Q&A: FW school board candidates share views/Question 4

Ed Barney:

Phonics has proven to be the most successful teaching method, but not for all. So it is important to supplement other styles as needed to help each individual student meet the grade-level reading standard.

Stephen Percival:

Phonics must be a part of reading instruction, especially in the primary grades and remedial instruction. We need students not only able to decode the letter sounds and words but able to comprehend what they are reading and provide feedback on what they have read. A “one-size fits all” approach will not work with all students. Not only is the ability to read important, but also the enjoyment of reading is equally important.

Scott G. Best:

I support a phonics-based curriculum, which emphasizes the importance of understanding over memorizing. This method teaches beginners to read and pronounce words by having them relate to letter sounds.

Charles R. Hoff:

I am for a strong initial dose of phonics, followed by literacy skills involving critical thinking and learning from context. I was personally trained in “Sight Reading” 55 years ago but then took to reading with intensity. I am grateful it worked for me. However, today there are many distractions that keep young people from reading. Reading is vital to all other academic disciplines. After a mastery of the decoding that phonics targets, we have to move on to problem-solving and reasoning skills.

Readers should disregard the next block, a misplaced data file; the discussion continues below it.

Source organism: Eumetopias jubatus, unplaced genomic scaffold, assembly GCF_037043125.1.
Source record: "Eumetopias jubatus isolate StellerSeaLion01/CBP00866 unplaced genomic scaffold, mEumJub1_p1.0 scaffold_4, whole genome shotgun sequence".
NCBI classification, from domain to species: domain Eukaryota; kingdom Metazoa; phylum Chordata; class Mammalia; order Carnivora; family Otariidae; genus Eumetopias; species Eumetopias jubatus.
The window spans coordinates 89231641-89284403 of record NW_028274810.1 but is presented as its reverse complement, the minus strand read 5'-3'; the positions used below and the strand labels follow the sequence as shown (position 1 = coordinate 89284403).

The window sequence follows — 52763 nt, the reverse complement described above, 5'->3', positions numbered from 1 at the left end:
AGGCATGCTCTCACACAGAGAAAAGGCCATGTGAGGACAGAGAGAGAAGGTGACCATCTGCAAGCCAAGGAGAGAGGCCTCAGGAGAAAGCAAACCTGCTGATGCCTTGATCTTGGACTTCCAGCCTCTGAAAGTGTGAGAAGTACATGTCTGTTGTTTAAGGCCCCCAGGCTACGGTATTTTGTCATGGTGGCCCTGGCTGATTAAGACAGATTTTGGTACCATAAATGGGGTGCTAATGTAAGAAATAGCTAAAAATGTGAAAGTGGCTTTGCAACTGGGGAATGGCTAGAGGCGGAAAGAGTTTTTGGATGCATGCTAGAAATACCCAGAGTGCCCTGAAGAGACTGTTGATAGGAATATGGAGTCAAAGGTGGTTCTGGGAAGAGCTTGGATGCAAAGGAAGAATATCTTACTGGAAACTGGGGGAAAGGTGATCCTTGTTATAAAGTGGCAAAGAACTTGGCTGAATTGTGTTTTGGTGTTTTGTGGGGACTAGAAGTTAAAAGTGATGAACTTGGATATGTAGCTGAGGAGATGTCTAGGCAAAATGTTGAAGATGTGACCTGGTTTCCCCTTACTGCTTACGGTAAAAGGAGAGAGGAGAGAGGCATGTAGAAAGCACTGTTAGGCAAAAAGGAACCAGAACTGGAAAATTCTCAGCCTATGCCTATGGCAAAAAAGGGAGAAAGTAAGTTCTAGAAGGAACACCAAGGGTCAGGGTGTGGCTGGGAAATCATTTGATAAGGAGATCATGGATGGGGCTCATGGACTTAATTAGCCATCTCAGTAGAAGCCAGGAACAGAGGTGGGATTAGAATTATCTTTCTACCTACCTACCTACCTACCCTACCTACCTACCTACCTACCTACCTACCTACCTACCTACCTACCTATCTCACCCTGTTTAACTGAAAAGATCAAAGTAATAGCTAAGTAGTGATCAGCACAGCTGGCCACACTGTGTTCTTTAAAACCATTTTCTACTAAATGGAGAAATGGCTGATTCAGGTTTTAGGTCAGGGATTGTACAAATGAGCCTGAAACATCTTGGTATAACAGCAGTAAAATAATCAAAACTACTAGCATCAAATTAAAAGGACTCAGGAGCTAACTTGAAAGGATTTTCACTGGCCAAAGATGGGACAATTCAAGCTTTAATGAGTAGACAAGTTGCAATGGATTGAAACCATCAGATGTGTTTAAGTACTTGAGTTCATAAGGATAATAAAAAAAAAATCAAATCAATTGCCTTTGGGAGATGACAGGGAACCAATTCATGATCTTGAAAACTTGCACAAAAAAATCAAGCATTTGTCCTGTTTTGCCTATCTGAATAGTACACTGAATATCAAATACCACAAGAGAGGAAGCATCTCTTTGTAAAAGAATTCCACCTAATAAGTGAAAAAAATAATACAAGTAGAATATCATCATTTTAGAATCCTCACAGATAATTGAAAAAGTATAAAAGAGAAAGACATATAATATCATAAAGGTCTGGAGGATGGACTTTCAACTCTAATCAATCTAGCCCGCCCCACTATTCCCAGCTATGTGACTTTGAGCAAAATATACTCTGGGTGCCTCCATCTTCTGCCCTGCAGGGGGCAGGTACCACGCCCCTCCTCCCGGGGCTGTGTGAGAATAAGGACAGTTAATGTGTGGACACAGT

Karla Dyer:

For the majority of children, I believe that phonetic learning is superior in the early years and the district should gear their classroom materials in that direction. A specific child’s need of additional or alternative help can be addressed individually.

Earl Van Dorien Jr.:

I support a mostly phonics-based curriculum in the early years, like kindergarten to third- or fourth-grade There are too many “definitions” of whole language, constructivist language and new language, floating about. Definitions that can get clouded over time. I support teaching phonics early, and then using the reading knowledge gained to read about other subjects. Some actually call this “whole language!” I’ve heard this referred to as “learn to read, read

Lonnie Acree:

I was a product of the early Whole Language or “Sight Reading” approach which proved disastrous for me. I believe that a basic understanding of phonics coupled with the Whole Language vision will enhance and improve the student’s reading ability.

William A. May:

I think Phonics is likely to be more successful that other methods. I am not an educator and cannot make a clear claim to my opinion. The board will only make policy decisions, I would expect my policy would be to provide a “preferred” solution using Phonics, yet provide additional supports for other competing systems when individual students are not successful with Phonics.

Don Putman:

I personally prefer Phonics as it has always seemed the most practical. I would accept a mixed reading program that incorporated both systems as some students may do better with one over the other. The important point here is to get the child reading at a young age, the sooner the better no matter which system gets the credit.

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